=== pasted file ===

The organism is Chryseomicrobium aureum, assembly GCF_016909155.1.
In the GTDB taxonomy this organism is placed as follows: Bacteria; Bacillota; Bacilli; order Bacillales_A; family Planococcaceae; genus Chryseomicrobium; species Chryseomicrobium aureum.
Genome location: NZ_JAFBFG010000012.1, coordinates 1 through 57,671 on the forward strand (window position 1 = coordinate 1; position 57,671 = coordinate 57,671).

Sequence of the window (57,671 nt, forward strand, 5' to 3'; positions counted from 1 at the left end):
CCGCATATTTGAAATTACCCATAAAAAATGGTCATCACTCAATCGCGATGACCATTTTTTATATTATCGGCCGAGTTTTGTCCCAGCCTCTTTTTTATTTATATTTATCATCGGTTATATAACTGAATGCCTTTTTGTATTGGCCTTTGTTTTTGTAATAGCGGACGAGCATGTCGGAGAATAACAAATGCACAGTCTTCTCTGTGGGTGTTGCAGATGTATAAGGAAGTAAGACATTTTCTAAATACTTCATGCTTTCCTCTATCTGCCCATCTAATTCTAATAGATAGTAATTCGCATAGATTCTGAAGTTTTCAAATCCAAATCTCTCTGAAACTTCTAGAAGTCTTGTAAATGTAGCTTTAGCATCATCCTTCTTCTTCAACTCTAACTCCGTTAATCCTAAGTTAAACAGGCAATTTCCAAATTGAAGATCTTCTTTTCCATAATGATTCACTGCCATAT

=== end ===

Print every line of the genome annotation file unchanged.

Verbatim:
The organism is Chryseomicrobium aureum, assembly GCF_016909155.1.
In the GTDB taxonomy this organism is placed as follows: Bacteria; Bacillota; Bacilli; order Bacillales_A; family Planococcaceae; genus Chryseomicrobium; species Chryseomicrobium aureum.
Genome location: NZ_JAFBFG010000012.1, coordinates 1 through 57,671 on the forward strand (window position 1 = coordinate 1; position 57,671 = coordinate 57,671).

Sequence of the window (57,671 nt, forward strand, 5' to 3'; positions counted from 1 at the left end):
CCGCATATTTGAAATTACCCATAAAAAATGGTCATCACTCAATCGCGATGACCATTTTTTATATTATCGGCCGAGTTTTGTCCCAGCCTCTTTTTTATTTATATTTATCATCGGTTATATAACTGAATGCCTTTTTGTATTGGCCTTTGTTTTTGTAATAGCGGACGAGCATGTCGGAGAATAACAAATGCACAGTCTTCTCTGTGGGTGTTGCAGATGTATAAGGAAGTAAGACATTTTCTAAATACTTCATGCTTTCCTCTATCTGCCCATCTAATTCTAATAGATAGTAATTCGCATAGATTCTGAAGTTTTCAAATCCAAATCTCTCTGAAACTTCTAGAAGTCTTGTAAATGTAGCTTTAGCATCATCCTTCTTCTTCAACTCTAACTCCGTTAATCCTAAGTTAAACAGGCAATTTCCAAATTGAAGATCTTCTTTTCCATAATGATTCACTGCCATAT